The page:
Pro-Democratic polling outfit Public Policy Polling continues to appear desperate to push its own narrative of a changing Georgia rather than offering a true snapshot of the state, with separate polls blatantly defying the state’s electoral composition in a span of two weeks.
The first sought to paint Republican Governor Nathan Deal, whose re-election has long been considered near-afterthought in spite of two primary opponents, as suddenly vulnerable to a challenge from beleaguered Georgia Democrats.
Some 34 percent of respondents gave the incumbent a favorable mark, a precipitous 10 point drop from PPP’s August numbers.
Meanwhile, Democratic state senator Jason Carter, grandson of the former president, had apparently closed a 48-33 deficit without even announcing a challenge to Deal, now only trailing 44-40 percent.
That was followed by another PPP tally of the Georgia Senate race, sporting a wide-open GOP primary and Michelle Nunn, awaiting a May coronation from Democrats in-state and nationally.
Here was a narrative aimed at laying shutdown backlash at the feet of Peach State Republicans, and an embedded advantage for Nunn defying virtually any statewide contest in over a decade.
As expected, the numbers showed the Points of Light CEO, also brandishing a famous last name, statistically tying a generic GOPer while holding a single-digit lead when paired against a trio of would-be opponents.
All of which serves to offer optimism to a party far removed from its glory days, and eager for resurgence wrought by changing demographics that has onlookers branding Georgia a Virginia in-waiting.
Yet the real culprit of the shift is a precipitous altering of the state’s demographic trends, not backlash to GOP tactics or a relatively well-liked incumbent gone sour.
The aforementioned August survey featured an electorate 71 percent white in its makeup, yet somehow that share massively decreased, dipping to 63 and 62 percent this month.
Had PPP used the previous weights in these recent polls, Nunn would have found herself facing a 6 point disadvantage and Deal would have led a hypothetical Democratic challenger by 10.
“And obviously, it was in PPP’s interest to avoid both of those outcomes,” noted The New Republic’s Nate Cohn.
Gaming polls is hardly the way to spoon feed revival to a party beset with internal strife, fundraising woes, and the reality that Georgia remains a red state.
Roughly 46 percent of respondents blamed Democrats for the shutdown in a non-PPP Georgia poll, compared to 39 percent who cast it with Republicans, hardly tantamount to claiming the shutdown boosted Nunn’s already-long odds.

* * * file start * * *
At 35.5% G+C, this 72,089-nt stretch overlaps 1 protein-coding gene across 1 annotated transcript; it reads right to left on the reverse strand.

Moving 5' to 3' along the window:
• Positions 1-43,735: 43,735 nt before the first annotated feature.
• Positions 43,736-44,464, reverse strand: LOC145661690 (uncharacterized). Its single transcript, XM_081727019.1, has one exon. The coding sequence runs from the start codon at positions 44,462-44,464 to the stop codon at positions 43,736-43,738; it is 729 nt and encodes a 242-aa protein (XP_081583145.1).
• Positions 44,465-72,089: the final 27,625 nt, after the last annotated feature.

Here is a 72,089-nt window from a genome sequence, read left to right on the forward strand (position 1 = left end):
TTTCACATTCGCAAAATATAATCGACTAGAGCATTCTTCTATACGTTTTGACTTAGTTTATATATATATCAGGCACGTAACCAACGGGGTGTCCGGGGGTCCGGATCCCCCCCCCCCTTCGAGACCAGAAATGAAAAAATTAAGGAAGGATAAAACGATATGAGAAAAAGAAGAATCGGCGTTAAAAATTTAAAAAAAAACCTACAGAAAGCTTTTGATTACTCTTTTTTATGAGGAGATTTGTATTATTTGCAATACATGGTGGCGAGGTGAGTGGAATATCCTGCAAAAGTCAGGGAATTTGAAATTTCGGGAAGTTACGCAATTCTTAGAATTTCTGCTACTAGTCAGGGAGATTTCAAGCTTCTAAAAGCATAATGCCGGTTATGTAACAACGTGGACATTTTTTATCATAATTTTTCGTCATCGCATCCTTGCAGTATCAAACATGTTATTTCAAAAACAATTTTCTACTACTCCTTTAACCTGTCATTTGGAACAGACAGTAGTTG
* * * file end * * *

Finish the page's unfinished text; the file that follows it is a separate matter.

As for Deal’s re-election bid, Democrats are conflicted on even attempting contest it, with Atlanta Mayor Kasim Reed publicly stating he’d “done a good job” and calling on his party to focus scarce resources elsewhere.
Beyond skewering Georgia’s electoral turnout in favor of political machinations, another tell lies in the questions not asked.
A July PPP poll of the Senate race also took the time to gauge favorability of Michelle Nunn’s father, Sam Nunn, who’s seat is the one now opened by Saxby Chambliss’s coming retirement. The elder remains a lion of Georgia’s political landscape, with the real question being how many Georgian’s would remember the name, given that his last ballot appearance was in 1990.
His numbers clocked in 56 percent favorable, compared to 12 percent who disapproved.
Jason Carter too boasts a last name etched in Georgia’s political history, yet it apparently has never been important enough for PPP poll name recognition, despite Jimmy Carter being the only president to come from the state.
One has to wonder what kind of numbers that would yield.
PPP’s colossal decision to decline to release Colorado recall polls that didn’t fit an expected narrative is still in the bloodstream of many onlookers, serving as a tangible indictment for those who’ve long decried the group’s methodology.
Kowtowing to the progressive groups commissioning these polls is hardly a service, and these Georgia antics serve as the latest sign that PPP is growing more brazen in its pro-Democratic appeals, yet the narrative it and others are pushing continues to be dispelled by political reality.